Saturday, February 03, 2018

Black History Month takes on special significance in 2018

Black History Month holds special meaning to me this year.

I am reading up on black history during World War I and immediately thereafter. It's mainly research for a novel, but it's also a fascinating time, a tumultuous time. Black soldiers helped win the war.. Black southerners migrated to the north for defense jobs. Ragtime and jazz flowered. Traditionally black colleges and universities were thriving. Returning soldiers were less likely to suffer the prejudicial attitudes of whites, only one reason that the summer after the war is called Bloody 1919 or Red Summer. There was other bad news: the KKK was on the rise from Stone Mountain, Georgia, to the Rockies of Colorado.

As far as the big picture, nationwide prohibition began in 1920 and women got the vote. Blacks faced Jim Crow laws in the South, a big factor in suppressing their vote, a trend that Republicans continue today. .

There was no integrated army in 1917. Black troops volunteered and many were drafted. They served in all-black units, often commanded by white officers. The troops proved their mettle under fire. But, in the beginning, Pershing's generals wanted them to serve only as labor troops. This prejudicial attitude was evident in a memo sent out in 1917 titled "Secret Information Concerning Black Troops," written by Colonel Louis Linard, Pershing's liaison offer to the French ministry. Here's a sample:
"The American attitude upon the Negro question may seem a matter of discussion to many French minds. But we French are not in our province if we undertake to discuss what some call "prejudice." American opinion is unanimous on the "color question" and does not admit of any discussion."
As Andrew Carroll writes in "My Fellow Soldiers," this was "blatantly false; millions of white Americans were sympathetic to the plight of blacks in the United States." But that didn't get in the way of the memo writer. He warned French officers not to treat African-American soldiers "with familiarity and indulgence." The French, it seems, saw African-Americans as Americans and not a separate breed. Back to the memo:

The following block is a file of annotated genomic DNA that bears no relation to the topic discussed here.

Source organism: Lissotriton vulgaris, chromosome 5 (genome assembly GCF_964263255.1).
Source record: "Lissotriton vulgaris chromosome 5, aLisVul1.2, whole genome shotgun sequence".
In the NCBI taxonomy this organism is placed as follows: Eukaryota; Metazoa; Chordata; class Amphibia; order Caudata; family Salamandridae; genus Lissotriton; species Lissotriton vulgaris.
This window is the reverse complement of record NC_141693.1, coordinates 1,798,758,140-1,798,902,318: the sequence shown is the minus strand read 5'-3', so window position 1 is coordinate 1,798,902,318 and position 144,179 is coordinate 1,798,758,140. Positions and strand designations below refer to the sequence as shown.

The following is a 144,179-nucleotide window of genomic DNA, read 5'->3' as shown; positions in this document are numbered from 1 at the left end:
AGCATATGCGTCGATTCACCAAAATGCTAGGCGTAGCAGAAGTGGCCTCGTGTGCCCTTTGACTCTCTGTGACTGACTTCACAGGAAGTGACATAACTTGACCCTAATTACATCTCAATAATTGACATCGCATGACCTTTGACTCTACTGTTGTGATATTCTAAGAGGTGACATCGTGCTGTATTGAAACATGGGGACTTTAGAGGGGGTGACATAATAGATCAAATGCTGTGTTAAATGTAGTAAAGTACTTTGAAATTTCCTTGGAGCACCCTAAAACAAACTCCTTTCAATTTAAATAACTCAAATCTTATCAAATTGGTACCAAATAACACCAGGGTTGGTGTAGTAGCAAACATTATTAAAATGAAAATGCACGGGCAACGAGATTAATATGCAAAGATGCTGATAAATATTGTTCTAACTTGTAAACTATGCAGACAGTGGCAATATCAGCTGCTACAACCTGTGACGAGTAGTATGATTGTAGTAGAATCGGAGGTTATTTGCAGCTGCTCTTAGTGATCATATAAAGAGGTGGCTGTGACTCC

"...the black American is regarded by the white American as an inferior being with whom relations of business or service only are possible. The black is constantly being censured for his want of intelligence and discretion, his lack of civic and professional conscience, and for his tendency toward undue familiarity."
The odious memo was circulated to the French officer corps. They ordered copies collected and burned. They already had witnessed the bravery of black American troops under fire. In fact, the French had several units of black troops woven into their army. When the beleaguered French asked for help, Pershing assigned black units to the front. He was adamant in keeping white troops under American command. He wasn't so selective with his black troops.

To learn more, read Carroll's excellent book, notably the chapter "Black Jack and the Hellfighters." If you're partial to graphic novels, I recommend the excellent "The Harlem Hellfighters" by Max Brooks with illustrations by Canaan White. Brooks is the author of "World War Z" and "The Zombie Survival Guide." White illustrates the World War II comics series "Uber." The Hellfighters was the name the Germans hung on the 369th Infantry Regiment from New York. According to the book jacket copy:
"They had spent more time in combat than any other American unit, never losing a foot of ground to the enemy, or a man to capture, and winning countless decorations."
Not only that. The unit's ragtime and jazz band, led by James Reece Europe, was borrowed by many white units, and wowed the French with le jazz hot. After facing the usual racism at home, scores of African-American soldiers returned to France to settle and to ignite the Roaring '20s music scene in Paris. .

While we have many examples of books and movies featuring African-American troops in World War II and after (watch the Oscar-nominated "Mudbound" on Netflix), books about black soldiers in World War I are just hitting the shelves. Stay tuned for a six-hour Harlem Hellfighters History Channel series later this year.

Just a few examples of how much we have to learn about U.S. history. Read! The truth is out there!

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